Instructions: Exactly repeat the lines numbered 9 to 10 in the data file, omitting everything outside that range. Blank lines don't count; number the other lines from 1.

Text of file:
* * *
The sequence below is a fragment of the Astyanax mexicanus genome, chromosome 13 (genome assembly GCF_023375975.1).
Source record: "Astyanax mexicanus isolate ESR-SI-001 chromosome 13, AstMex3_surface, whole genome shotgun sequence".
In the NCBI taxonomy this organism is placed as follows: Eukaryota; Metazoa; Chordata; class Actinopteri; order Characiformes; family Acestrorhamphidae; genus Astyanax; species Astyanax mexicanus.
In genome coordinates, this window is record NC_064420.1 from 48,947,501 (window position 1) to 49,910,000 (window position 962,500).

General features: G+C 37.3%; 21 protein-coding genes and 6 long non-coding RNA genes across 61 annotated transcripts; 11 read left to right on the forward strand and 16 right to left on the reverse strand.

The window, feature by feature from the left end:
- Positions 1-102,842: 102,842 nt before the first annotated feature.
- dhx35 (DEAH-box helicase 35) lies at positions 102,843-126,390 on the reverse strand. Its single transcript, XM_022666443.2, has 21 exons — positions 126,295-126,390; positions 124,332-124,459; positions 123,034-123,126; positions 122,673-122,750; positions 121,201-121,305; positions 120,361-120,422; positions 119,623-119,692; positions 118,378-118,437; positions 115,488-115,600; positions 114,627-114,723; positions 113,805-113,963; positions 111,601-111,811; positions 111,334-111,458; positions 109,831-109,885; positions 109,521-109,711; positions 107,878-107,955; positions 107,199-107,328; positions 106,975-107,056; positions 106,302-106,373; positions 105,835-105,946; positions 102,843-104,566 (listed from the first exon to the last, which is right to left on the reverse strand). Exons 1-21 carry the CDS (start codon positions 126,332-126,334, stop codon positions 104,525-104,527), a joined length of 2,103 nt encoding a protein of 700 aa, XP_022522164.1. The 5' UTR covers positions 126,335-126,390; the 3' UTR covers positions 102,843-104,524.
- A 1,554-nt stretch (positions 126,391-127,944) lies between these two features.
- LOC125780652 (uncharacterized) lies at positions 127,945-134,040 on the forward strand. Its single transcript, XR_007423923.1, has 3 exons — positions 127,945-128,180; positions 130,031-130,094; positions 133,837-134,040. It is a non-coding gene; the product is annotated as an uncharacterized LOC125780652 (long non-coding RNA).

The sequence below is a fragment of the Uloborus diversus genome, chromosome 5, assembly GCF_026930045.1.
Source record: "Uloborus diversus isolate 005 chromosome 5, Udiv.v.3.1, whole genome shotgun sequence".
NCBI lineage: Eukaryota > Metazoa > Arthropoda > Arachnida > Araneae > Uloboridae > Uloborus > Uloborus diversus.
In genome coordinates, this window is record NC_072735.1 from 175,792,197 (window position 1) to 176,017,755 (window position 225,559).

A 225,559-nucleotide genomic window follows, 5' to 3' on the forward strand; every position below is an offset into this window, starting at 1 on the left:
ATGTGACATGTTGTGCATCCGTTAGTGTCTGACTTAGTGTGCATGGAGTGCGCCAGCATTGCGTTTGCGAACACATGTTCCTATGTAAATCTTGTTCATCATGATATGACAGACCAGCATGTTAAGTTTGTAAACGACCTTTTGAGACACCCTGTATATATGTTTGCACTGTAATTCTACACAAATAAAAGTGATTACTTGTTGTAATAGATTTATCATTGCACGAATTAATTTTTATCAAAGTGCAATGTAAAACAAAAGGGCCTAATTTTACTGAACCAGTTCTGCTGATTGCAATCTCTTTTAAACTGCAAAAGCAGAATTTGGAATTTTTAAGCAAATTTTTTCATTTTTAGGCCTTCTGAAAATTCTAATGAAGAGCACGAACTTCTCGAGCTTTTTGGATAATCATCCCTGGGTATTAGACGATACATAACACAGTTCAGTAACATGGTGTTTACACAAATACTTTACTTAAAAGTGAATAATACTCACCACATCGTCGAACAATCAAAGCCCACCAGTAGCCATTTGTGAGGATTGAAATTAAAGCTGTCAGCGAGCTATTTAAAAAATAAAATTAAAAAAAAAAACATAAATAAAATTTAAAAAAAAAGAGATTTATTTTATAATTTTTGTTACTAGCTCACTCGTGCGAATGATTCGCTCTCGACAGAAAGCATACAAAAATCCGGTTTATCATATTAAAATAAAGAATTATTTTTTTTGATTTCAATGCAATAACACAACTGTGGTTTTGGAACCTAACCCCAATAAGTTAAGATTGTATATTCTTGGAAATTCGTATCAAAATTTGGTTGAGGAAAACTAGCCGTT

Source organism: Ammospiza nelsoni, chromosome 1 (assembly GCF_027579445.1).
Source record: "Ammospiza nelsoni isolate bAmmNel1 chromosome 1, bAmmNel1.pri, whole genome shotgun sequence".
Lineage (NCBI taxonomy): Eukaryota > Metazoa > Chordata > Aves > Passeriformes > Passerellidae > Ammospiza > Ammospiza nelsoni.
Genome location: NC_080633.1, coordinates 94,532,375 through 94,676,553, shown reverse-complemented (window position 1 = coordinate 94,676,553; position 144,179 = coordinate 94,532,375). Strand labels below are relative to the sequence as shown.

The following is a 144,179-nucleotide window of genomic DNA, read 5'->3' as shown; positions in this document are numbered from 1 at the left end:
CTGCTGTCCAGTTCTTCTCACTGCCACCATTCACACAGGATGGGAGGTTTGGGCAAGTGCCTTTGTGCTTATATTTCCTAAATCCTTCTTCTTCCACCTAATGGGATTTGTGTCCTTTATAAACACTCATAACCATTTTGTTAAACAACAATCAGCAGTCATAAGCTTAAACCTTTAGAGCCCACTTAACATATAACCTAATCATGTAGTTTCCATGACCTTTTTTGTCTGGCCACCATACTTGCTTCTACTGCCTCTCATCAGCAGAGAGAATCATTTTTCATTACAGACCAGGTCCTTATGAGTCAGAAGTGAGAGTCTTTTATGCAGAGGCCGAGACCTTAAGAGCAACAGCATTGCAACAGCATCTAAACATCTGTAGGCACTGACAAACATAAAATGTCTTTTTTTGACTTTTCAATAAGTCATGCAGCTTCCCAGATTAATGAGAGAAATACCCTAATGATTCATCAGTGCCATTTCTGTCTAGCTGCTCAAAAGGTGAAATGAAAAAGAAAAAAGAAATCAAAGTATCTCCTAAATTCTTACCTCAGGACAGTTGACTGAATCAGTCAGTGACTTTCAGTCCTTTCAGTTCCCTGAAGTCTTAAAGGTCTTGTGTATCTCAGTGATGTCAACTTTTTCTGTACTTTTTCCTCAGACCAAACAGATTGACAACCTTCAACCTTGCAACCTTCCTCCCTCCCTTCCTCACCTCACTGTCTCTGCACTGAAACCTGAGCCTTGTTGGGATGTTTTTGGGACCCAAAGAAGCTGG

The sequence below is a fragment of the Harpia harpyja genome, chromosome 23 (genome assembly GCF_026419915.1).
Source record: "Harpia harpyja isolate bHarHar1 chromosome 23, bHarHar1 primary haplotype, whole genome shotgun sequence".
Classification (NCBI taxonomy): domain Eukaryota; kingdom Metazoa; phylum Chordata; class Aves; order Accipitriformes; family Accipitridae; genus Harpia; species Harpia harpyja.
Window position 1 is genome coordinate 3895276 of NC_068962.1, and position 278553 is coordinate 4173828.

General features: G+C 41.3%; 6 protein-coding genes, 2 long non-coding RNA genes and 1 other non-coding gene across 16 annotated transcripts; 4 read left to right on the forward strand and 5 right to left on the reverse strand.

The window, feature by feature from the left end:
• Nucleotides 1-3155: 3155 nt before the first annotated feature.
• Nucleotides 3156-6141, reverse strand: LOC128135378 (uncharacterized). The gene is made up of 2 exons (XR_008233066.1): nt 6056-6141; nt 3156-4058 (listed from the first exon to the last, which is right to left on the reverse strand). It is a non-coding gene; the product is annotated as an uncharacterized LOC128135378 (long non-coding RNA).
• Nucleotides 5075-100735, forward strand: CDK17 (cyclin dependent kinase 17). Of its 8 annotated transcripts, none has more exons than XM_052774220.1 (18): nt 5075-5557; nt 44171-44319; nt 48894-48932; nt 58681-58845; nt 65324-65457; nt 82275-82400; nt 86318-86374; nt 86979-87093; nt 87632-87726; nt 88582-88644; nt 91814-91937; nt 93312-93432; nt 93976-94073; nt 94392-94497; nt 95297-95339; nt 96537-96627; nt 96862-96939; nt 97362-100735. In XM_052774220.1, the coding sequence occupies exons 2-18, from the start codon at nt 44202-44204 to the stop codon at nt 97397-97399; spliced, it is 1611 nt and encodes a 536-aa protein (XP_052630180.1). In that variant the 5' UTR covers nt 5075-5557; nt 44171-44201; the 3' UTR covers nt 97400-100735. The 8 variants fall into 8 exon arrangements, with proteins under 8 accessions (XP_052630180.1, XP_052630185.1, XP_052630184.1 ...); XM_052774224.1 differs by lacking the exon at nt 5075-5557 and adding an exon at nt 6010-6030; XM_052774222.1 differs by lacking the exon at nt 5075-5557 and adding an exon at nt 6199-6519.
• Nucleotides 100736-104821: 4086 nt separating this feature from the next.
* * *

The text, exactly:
- A 1,554-nt stretch (positions 126,391-127,944) lies between these two features.
- LOC125780652 (uncharacterized) lies at positions 127,945-134,040 on the forward strand. Its single transcript, XR_007423923.1, has 3 exons — positions 127,945-128,180; positions 130,031-130,094; positions 133,837-134,040. It is a non-coding gene; the product is annotated as an uncharacterized LOC125780652 (long non-coding RNA).